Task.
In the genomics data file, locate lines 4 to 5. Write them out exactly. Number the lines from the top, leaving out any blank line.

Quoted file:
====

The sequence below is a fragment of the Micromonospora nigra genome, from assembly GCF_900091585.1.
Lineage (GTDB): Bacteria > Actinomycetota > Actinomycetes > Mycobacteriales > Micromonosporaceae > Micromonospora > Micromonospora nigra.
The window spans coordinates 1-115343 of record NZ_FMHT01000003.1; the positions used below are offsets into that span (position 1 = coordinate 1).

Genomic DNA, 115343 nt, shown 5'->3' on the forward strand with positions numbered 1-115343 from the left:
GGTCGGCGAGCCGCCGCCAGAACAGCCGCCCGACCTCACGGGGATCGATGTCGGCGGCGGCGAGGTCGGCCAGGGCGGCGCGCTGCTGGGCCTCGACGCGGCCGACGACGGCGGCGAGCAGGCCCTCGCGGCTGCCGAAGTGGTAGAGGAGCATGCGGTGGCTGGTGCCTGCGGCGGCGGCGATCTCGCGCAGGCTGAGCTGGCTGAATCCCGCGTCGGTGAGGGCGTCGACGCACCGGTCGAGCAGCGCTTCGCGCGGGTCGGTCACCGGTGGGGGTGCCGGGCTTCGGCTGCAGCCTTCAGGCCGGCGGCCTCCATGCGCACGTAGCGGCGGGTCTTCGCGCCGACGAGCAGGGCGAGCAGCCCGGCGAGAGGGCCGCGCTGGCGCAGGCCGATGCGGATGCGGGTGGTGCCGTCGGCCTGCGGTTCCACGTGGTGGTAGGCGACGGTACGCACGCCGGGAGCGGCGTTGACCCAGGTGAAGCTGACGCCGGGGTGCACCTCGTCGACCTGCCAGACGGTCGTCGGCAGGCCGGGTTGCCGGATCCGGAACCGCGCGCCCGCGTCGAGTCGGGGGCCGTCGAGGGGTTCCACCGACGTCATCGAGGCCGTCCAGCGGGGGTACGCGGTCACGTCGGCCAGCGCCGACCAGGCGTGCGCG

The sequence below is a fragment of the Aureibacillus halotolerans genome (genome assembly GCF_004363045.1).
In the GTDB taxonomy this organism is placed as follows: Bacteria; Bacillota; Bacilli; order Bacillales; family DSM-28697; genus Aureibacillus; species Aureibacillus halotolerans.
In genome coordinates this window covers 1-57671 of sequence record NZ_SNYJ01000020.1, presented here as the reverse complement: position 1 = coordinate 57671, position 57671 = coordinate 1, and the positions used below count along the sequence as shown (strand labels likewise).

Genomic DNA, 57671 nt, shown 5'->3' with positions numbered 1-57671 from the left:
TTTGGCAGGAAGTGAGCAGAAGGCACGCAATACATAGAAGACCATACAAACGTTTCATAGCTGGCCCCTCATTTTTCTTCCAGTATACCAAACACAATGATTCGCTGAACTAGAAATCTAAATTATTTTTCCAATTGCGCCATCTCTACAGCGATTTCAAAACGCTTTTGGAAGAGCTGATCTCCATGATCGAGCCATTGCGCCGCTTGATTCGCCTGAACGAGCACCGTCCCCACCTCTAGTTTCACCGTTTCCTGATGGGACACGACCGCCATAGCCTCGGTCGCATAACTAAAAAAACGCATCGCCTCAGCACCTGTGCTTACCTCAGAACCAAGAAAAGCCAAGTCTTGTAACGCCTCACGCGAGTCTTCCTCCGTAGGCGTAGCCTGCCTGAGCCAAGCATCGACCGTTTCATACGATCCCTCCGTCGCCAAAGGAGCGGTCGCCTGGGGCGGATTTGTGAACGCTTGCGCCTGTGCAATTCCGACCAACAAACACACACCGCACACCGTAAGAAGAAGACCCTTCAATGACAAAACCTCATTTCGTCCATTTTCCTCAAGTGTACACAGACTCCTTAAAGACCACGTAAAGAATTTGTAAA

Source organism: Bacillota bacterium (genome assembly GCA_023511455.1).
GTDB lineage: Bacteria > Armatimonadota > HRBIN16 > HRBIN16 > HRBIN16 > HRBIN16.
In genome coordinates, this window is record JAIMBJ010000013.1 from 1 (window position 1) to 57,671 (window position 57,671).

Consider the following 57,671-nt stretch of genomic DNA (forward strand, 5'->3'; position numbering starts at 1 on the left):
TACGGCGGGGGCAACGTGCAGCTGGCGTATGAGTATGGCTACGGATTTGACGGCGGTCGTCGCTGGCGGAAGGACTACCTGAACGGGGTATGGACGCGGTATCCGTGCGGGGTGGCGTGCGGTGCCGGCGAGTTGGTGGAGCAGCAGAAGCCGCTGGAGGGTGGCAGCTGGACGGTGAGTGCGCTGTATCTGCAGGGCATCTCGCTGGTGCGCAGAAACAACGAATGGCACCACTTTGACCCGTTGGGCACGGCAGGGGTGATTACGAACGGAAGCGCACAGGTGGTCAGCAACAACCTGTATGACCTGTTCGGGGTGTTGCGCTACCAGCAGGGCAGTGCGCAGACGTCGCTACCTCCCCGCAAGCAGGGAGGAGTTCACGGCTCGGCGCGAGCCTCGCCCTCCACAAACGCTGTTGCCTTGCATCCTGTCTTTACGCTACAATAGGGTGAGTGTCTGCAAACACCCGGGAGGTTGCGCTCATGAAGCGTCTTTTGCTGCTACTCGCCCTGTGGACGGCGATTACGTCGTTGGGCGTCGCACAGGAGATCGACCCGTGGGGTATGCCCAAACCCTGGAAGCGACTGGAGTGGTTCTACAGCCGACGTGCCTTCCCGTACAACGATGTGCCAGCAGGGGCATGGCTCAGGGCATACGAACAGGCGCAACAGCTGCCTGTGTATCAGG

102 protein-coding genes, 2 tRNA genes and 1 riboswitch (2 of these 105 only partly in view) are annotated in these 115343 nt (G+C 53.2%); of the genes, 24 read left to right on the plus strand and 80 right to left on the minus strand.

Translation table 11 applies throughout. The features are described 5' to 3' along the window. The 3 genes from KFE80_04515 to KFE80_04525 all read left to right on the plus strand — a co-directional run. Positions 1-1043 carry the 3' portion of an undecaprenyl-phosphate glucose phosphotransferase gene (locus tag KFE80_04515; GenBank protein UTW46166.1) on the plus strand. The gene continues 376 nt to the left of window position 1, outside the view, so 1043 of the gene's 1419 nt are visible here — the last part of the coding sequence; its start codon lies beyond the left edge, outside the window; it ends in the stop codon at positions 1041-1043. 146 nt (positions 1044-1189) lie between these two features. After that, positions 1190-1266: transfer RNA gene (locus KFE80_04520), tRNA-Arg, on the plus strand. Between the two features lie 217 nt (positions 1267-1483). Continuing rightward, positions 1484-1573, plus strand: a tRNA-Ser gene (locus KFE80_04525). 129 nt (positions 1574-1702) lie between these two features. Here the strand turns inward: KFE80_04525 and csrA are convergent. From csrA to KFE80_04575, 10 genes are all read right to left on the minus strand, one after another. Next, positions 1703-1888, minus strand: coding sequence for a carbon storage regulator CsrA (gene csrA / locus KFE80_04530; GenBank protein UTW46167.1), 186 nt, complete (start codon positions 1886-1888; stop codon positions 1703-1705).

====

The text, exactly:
Genomic DNA, 115343 nt, shown 5'->3' on the forward strand with positions numbered 1-115343 from the left:
GGTCGGCGAGCCGCCGCCAGAACAGCCGCCCGACCTCACGGGGATCGATGTCGGCGGCGGCGAGGTCGGCCAGGGCGGCGCGCTGCTGGGCCTCGACGCGGCCGACGACGGCGGCGAGCAGGCCCTCGCGGCTGCCGAAGTGGTAGAGGAGCATGCGGTGGCTGGTGCCTGCGGCGGCGGCGATCTCGCGCAGGCTGAGCTGGCTGAATCCCGCGTCGGTGAGGGCGTCGACGCACCGGTCGAGCAGCGCTTCGCGCGGGTCGGTCACCGGTGGGGGTGCCGGGCTTCGGCTGCAGCCTTCAGGCCGGCGGCCTCCATGCGCACGTAGCGGCGGGTCTTCGCGCCGACGAGCAGGGCGAGCAGCCCGGCGAGAGGGCCGCGCTGGCGCAGGCCGATGCGGATGCGGGTGGTGCCGTCGGCCTGCGGTTCCACGTGGTGGTAGGCGACGGTACGCACGCCGGGAGCGGCGTTGACCCAGGTGAAGCTGACGCCGGGGTGCACCTCGTCGACCTGCCAGACGGTCGTCGGCAGGCCGGGTTGCCGGATCCGGAACCGCGCGCCCGCGTCGAGTCGGGGGCCGTCGAGGGGTTCCACCGACGTCATCGAGGCCGTCCAGCGGGGGTACGCGGTCACGTCGGCCAGCGCCGACCAGGCGTGCGCG